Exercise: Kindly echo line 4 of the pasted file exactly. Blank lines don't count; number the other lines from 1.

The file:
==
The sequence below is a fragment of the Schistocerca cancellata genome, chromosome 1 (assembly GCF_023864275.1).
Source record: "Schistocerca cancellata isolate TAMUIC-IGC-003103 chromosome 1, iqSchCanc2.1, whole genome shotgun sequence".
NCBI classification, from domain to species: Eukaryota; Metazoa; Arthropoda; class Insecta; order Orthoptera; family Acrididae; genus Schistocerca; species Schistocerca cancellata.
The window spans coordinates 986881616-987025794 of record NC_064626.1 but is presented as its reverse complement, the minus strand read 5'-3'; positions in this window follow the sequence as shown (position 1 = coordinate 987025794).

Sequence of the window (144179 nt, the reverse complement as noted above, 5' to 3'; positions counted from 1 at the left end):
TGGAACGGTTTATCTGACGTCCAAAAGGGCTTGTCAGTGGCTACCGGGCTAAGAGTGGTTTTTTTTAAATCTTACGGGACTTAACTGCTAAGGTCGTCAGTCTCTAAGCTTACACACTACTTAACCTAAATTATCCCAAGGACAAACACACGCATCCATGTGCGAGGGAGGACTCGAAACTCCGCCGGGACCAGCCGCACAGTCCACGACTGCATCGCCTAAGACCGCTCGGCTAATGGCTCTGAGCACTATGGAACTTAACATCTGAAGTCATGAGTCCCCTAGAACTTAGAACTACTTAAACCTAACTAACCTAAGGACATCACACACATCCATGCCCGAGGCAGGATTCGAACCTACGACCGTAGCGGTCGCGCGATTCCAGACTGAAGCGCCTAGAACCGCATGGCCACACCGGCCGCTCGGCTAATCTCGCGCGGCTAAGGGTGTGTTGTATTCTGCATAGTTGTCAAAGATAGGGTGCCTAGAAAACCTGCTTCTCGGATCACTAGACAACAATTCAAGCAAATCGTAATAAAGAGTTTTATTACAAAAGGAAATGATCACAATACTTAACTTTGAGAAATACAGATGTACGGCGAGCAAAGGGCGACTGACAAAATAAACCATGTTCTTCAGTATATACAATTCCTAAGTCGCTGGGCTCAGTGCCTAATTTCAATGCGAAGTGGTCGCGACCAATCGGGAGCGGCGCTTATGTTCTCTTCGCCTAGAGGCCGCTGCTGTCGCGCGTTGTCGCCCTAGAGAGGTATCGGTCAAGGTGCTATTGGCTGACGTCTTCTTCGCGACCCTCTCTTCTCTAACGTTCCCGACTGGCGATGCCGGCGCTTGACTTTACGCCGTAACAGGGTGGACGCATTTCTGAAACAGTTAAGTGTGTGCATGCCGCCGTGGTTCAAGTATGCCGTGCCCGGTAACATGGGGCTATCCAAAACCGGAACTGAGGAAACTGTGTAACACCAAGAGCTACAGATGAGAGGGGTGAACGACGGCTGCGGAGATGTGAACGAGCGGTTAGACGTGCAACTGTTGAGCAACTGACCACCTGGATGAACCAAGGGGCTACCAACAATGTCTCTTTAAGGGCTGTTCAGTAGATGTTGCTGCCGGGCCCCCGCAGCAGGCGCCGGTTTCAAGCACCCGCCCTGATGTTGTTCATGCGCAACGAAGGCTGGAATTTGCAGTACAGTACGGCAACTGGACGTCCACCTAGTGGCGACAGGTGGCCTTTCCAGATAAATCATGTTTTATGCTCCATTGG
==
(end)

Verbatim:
The window spans coordinates 986881616-987025794 of record NC_064626.1 but is presented as its reverse complement, the minus strand read 5'-3'; positions in this window follow the sequence as shown (position 1 = coordinate 987025794).